Caravanserais were the truck stops of 21st Century in the middle ages. The persian word caravanserai compounds Karvan (caravan) with Saray (palace). The suffix -yi stands for 'of' like in modern Turkish language. It meant the palace of the caravaners which were the businessmen, pilgrims or simply travelers of the middle ages. They are built on the Silk Road route from India to Anatolia. Especially Persians, Seljukians and Ottomans invested a lot to the construction of these shelters where the tradesmen were able to rest during their journey in the countryside. They were built within the daily distance range of a camel so the merchant was able to shelter before the sunset in the next caravanserai. Caravanserais are called Khan in the cities. Their name was changing but the function remained the same. It was a trading spot for the locals and visitors of the city. Architecture of the Khans are slightly different from the similar examples in the desert as priority changes from security to functionality.
Caravanserai is a structure with a inner courtyard. They had everything a merchant would look for after a long journey outside; water, food, bath, bed, maintainance for the animals and carts. They were the hotels with ramparts to protect the people and the animals. The ones in Anatolia have 2 parts for summer and winter uses. It is generally accepted that closed winter sections were sometimes shared by the animals as they have an elevated section for the people. Lack of transportation would be a huge problem to tackle in the desert.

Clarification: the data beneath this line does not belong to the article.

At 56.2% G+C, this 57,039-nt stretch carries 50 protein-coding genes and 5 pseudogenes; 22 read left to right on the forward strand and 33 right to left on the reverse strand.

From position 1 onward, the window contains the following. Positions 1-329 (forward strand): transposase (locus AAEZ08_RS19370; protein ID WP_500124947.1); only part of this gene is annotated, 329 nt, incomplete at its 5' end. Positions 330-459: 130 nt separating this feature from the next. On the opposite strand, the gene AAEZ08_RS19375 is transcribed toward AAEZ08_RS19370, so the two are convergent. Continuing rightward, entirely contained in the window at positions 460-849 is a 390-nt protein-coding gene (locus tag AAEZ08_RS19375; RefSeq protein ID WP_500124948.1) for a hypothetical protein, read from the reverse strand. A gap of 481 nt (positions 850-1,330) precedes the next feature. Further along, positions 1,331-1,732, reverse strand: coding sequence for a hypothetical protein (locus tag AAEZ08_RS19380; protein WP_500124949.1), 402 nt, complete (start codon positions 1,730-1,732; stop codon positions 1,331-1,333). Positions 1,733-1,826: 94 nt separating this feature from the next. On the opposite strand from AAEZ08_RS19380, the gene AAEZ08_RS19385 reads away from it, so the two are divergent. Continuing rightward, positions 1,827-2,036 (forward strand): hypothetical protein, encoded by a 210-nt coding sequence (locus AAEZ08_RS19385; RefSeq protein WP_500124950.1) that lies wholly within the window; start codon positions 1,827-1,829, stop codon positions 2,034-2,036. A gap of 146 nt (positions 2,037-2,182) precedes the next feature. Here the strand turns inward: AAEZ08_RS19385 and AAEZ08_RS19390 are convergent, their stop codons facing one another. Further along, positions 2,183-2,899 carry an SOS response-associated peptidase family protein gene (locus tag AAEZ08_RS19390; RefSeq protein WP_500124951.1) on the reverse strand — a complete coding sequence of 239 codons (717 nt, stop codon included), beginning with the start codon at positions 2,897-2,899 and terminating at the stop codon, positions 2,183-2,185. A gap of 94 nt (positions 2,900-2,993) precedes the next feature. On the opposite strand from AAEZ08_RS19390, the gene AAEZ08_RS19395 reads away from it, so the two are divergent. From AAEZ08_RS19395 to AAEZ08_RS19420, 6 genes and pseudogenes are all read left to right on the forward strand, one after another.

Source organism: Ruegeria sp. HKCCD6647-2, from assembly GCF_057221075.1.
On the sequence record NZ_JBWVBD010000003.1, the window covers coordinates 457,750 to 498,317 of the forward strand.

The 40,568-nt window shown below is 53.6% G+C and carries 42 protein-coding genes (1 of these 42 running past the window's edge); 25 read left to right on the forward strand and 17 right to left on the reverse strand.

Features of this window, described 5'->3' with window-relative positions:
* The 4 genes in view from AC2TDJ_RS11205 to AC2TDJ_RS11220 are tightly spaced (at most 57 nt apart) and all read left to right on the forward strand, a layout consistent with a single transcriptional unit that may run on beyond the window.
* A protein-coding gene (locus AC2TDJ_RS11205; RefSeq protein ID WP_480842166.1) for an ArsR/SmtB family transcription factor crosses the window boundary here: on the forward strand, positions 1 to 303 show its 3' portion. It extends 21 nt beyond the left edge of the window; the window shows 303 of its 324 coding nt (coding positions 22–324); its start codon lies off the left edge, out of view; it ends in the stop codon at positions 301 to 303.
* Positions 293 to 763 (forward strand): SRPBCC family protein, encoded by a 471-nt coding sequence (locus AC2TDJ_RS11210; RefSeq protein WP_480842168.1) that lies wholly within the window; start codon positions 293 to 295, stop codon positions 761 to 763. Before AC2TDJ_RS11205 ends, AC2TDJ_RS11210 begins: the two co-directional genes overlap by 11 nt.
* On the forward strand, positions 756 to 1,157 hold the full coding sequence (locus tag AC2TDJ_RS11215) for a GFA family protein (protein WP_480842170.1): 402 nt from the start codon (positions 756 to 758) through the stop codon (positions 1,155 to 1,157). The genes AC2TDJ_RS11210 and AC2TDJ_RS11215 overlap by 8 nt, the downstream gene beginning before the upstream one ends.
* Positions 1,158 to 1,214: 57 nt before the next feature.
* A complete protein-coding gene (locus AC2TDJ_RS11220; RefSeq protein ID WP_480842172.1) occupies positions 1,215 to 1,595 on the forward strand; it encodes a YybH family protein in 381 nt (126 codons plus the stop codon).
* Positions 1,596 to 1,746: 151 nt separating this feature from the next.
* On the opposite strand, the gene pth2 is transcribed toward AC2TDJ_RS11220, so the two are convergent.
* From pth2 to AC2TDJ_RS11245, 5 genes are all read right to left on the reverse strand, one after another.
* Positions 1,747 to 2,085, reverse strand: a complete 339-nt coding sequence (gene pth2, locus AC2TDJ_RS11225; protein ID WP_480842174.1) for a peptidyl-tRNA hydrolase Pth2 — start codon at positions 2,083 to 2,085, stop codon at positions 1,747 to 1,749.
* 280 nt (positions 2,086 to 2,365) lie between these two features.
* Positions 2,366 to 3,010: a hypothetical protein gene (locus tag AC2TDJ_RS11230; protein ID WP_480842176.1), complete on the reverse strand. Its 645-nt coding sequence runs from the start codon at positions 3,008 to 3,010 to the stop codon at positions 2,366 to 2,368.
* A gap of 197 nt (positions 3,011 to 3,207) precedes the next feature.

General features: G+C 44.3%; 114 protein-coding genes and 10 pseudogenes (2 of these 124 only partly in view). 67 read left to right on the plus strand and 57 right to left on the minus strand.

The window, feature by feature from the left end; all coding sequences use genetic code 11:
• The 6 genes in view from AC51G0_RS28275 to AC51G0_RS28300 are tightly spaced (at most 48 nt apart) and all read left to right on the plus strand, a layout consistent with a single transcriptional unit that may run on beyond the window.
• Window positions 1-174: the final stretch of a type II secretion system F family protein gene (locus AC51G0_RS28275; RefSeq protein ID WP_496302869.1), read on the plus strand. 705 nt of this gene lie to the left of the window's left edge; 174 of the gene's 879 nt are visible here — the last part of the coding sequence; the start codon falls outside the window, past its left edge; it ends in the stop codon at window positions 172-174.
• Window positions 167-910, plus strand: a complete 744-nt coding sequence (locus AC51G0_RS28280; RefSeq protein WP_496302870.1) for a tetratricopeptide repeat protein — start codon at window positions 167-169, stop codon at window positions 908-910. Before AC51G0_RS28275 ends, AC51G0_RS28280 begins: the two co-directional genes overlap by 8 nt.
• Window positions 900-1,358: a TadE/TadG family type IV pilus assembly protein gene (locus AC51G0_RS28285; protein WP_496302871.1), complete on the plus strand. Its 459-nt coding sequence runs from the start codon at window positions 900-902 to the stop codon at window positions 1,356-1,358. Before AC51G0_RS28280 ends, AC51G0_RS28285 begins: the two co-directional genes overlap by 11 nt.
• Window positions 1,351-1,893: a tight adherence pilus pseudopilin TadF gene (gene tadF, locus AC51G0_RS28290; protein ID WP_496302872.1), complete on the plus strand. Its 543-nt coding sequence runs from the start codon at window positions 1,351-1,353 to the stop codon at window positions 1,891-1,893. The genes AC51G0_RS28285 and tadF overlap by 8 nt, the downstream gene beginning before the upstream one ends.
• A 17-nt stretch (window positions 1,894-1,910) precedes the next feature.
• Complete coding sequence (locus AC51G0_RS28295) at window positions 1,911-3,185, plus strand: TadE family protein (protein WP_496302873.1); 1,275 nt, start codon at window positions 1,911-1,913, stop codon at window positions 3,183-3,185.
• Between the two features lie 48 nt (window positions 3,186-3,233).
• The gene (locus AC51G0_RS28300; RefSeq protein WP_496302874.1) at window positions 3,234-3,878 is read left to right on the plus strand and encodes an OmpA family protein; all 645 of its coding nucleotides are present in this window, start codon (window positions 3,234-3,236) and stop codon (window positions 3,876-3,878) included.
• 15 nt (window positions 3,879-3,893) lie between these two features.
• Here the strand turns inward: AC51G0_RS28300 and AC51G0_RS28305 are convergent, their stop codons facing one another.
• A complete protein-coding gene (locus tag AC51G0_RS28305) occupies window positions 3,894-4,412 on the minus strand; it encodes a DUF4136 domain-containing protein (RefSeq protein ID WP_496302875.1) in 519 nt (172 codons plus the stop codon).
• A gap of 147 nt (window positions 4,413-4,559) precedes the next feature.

Caravanserais in Cappadocia that are open to public at the moment are;
- Sultanhan of Aksaray
- Sultanhan of Kayseri
Besides, there is Agzikarahan caravanserai located in the town named after the caravanserai itself. It was a popular stop to do on the way back Ihlara Valley to Cappadocia but it is closed due to the lack of tourism in the last 3 years. However the management company running the restoration there considers re opening in this summer like the end of June. Still it is a good stop just to see the immense size of the building in the middle of nowhere and the beautiful handcrafted monumental entrance.
Sarihan Caravanserai is located right in Cappadocia. Even though it seems like outside the popular touristic sites of Cappadocia, it is just a 10 minute drive from Avanos or Urgup cities. Besides the well done restoration of this historical complex, whirling dervishes shows are arranged once or twice a day in this venue that you can gather information while paying a visit there. Don't hesitate to ask your guide or driver to include Sarihan Caravanserai to your Cappadocia itinerary as it is way worth than the 10 minute drive.
The most popular caravanserai of the travelers of Cappadocia is Sultanhan. Especially if you are traveling in between Konya and Cappadocia. The route from Sultanhan to Konya is a straight road which would take you to the ancient times if the other vehicles didn't existed on your way. Wide flat plains of Konya are producing the grains Republic of Turkey needs and no wonder why they needed such big caravanserai on the Silk Road. If you are self driving from Cappadocia to Antalya or vice versa like in our suggested program, you should not miss the big yellow signs of Sultanhan and take a break there.
Karatay of Konya is located on the way from Kayseri to Malatya. It is not the most popular route of tourists but heavily used by the ones traveling to Mount Nemrut from Cappadocia. There is a full day drive in between both cities like the 8th day of one of our most popular Turkey Tours; Ancient Paths of Turkey. Stopping by to strech your legs and enjoy a cup of Turkish tea or coffee is highly recommended. The city walls has details of thick pillars resembling rockets which is fun to imagine a caravanserai in the space.